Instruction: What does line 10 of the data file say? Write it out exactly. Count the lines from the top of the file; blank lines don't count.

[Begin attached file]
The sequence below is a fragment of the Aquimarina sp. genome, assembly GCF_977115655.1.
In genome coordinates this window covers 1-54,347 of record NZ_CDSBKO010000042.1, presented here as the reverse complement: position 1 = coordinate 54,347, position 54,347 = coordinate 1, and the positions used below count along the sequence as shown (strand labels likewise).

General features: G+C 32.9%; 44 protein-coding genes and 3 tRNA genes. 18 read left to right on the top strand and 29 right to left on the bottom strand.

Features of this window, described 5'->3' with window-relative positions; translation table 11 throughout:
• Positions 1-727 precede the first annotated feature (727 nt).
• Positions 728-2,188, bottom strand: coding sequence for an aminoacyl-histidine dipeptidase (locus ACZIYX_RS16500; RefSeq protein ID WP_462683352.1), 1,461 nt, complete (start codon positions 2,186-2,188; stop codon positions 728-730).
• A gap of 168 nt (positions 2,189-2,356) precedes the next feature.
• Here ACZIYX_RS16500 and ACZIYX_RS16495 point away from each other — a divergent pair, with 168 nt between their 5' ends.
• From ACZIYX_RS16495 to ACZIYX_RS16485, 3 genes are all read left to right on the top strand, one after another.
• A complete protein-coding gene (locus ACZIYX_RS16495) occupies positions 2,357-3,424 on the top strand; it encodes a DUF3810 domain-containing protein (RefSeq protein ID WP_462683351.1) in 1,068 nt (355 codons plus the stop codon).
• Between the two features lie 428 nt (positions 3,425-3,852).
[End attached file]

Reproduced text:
• A complete protein-coding gene (locus ACZIYX_RS16495) occupies positions 2,357-3,424 on the top strand; it encodes a DUF3810 domain-containing protein (RefSeq protein ID WP_462683351.1) in 1,068 nt (355 codons plus the stop codon).